Lieberman Backs Rumsfeld

Sen. Joseph Lieberman has an op-ed in today’s WSJ on the Iraq prison scandal which says the right things–it was sad and horrible, we must investigate, justice must be done, it isn’t a reflection of the American character, and so forth–but also reaches a somewhat surprising conclusion, especially this close to a presidential election:

Now is the time for all who share that goal to make our agreement publicly clear, to stress what unites us. Many argue that we can only rectify the wrongs done in the Iraqi prisons if Secretary Rumsfeld resigns. I disagree. Unless there is clear evidence connecting him to the wrongdoing, it is neither sensible nor fair to force the resignation of the secretary of defense, who clearly retains the confidence of the Commander in Chief, in the midst of a war. I have yet to see such evidence. Donald Rumsfeld’s removal would delight foreign and domestic opponents of America’s presence in Iraq.

But, as we are showing in our response to Abu Ghraib, we are a nation of laws, and therefore must punish only those who are proven guilty. The Iraqi prison scandal has been a nightmare at an already difficult moment in the war in Iraq. But our cause remains as critical as ever to our security and our values. We must therefore persist in it. With determination and confidence, we should recall President Lincoln’s words at another difficult moment in American history in pursuit of another just cause: “Let us have faith that right makes might; and in that faith let us do our duty as we understand it.”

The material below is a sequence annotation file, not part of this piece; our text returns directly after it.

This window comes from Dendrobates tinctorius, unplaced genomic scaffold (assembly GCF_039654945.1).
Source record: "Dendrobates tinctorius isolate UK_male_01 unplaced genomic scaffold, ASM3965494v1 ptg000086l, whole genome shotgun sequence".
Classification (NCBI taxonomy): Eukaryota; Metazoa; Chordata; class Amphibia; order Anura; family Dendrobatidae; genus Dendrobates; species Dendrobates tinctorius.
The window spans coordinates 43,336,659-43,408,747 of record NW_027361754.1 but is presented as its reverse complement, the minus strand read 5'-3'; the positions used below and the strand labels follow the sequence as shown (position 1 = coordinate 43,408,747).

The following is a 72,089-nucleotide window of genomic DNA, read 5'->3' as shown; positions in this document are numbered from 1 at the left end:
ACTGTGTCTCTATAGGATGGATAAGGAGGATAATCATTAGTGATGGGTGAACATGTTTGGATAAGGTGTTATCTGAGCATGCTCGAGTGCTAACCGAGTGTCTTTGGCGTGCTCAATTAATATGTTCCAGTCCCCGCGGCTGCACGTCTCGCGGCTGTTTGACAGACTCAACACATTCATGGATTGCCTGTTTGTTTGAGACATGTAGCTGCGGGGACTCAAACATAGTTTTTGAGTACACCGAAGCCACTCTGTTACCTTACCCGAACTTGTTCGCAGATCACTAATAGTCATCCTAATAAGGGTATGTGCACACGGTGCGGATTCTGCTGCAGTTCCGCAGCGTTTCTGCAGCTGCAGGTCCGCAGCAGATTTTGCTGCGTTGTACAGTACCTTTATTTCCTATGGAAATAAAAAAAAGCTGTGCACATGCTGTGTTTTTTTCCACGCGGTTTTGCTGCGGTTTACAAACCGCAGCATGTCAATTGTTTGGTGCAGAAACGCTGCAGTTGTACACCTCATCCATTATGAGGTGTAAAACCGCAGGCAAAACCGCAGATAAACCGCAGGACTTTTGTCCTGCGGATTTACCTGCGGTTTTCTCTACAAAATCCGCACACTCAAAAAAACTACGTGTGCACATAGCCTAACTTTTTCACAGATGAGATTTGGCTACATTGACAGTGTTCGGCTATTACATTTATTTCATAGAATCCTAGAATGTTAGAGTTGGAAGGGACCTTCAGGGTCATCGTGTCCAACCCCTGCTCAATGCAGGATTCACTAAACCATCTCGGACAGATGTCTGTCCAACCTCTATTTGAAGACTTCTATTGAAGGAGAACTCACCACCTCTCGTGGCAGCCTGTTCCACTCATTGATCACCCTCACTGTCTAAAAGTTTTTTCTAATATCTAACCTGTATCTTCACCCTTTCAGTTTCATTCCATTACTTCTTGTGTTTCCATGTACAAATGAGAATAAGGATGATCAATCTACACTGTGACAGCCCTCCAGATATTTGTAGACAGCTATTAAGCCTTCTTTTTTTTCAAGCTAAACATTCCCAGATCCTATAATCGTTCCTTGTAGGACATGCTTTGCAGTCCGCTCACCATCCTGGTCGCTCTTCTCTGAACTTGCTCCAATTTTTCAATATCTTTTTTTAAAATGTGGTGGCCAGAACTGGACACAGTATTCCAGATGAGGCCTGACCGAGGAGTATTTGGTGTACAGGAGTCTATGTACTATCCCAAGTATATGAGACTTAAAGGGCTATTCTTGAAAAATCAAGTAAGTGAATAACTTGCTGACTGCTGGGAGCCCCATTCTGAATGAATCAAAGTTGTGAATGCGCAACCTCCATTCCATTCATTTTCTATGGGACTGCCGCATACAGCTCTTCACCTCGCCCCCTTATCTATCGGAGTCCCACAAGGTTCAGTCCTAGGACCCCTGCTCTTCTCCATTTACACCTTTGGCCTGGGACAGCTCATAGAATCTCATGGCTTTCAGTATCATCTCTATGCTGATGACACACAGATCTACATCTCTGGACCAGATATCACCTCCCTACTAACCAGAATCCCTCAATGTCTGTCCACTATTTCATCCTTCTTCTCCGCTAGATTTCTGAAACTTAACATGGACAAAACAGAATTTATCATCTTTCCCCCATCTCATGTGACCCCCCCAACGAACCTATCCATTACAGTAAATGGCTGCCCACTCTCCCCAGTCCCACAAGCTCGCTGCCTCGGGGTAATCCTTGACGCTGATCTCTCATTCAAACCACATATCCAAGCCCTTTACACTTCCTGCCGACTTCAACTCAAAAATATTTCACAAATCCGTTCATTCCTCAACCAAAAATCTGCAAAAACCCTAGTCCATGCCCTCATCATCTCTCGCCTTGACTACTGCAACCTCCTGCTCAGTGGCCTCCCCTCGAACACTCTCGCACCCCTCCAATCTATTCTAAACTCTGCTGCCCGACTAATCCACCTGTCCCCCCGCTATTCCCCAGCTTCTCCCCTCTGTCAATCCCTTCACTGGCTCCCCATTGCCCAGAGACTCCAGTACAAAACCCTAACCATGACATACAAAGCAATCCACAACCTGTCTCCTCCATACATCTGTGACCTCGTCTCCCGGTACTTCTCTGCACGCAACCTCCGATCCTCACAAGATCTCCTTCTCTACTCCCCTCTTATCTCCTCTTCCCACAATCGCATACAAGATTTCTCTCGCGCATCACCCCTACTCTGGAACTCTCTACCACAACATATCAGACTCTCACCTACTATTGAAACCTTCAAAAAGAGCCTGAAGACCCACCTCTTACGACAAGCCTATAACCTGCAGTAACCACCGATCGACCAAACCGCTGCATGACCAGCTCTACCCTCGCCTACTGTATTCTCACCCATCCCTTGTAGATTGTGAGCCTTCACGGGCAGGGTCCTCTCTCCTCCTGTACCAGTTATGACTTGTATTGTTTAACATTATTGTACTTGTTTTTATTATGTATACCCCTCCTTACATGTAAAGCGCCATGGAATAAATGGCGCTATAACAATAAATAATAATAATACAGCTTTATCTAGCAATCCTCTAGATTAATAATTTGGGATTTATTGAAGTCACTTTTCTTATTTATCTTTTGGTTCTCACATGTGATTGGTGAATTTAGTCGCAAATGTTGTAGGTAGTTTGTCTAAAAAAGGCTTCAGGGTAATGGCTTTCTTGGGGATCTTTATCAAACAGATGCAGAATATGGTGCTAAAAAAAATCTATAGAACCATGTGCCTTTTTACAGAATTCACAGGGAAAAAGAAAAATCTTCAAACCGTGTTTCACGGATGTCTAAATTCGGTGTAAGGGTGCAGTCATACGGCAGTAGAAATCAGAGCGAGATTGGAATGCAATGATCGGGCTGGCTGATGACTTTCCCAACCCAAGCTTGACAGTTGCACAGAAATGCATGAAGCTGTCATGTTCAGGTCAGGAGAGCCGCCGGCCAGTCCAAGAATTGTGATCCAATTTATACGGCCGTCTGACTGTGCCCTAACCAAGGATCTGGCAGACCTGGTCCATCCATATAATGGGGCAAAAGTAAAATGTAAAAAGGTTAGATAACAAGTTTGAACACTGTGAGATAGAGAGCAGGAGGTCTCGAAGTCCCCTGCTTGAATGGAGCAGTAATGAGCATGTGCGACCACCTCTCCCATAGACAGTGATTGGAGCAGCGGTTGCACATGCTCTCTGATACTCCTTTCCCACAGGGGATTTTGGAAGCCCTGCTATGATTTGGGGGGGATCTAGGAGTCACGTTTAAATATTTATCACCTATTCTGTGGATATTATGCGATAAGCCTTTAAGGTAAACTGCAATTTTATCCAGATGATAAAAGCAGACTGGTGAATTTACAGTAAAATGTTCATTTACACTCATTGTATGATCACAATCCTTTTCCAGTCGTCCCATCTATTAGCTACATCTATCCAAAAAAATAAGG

Not surprisingly, I agree. I would imagine, however, that the Kerry camp is less than thrilled with this. My guess is that most Democratic partisans view Lieberman in much the way Republican partisans view McCain. Indeed, it’s somewhat ironic that both are likely more respected by the other side than by their own, even though they both have much more in common ideologically with their party than the other.

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James Joyner
About James Joyner
James Joyner is Professor and Department Head of Security Studies at Marine Corps University's Command and Staff College and a nonresident senior fellow at the Scowcroft Center for Strategy and Security at the Atlantic Council. He's a former Army officer and Desert Storm vet. Views expressed here are his own. Follow James on Twitter @DrJJoyner.


  1. Moe Lane says:

    I must not be a Republican partisan, then, because from where I’m sitting it looks like McCain uses those little bipartisan exercises as opportunities to Put The Knife In. In Democratic backs.

  2. Marty Heyman says:

    Maybe we should ask who’s guilty of negligence for the failure to take swift and decisive actions when this mess surfaced in January. While the command structure MAY not be guilty of directly condoning the practises, they appear to be negligent in stopping them promptly. That’s not penalty free.

  3. Boyd says:

    I’m curious why you think they appear negligent in stopping the abuse promptly, Marty. Everything I’ve heard or read about this indicates that as soon as the chain-of-command found out about it, they started investigating it, gathering information for Article 32 hearings and ultimately, most likely, courts martial for one and all.

    What have you heard about a failure to stop the abuse? I’m curious to learn what I’ve missed.

  4. Mercutio says:

    Might be time for a centist grass roots movement – McCain-Leiberman in 2004. Or Lieberman-McCain, whatever.

  5. Billy says: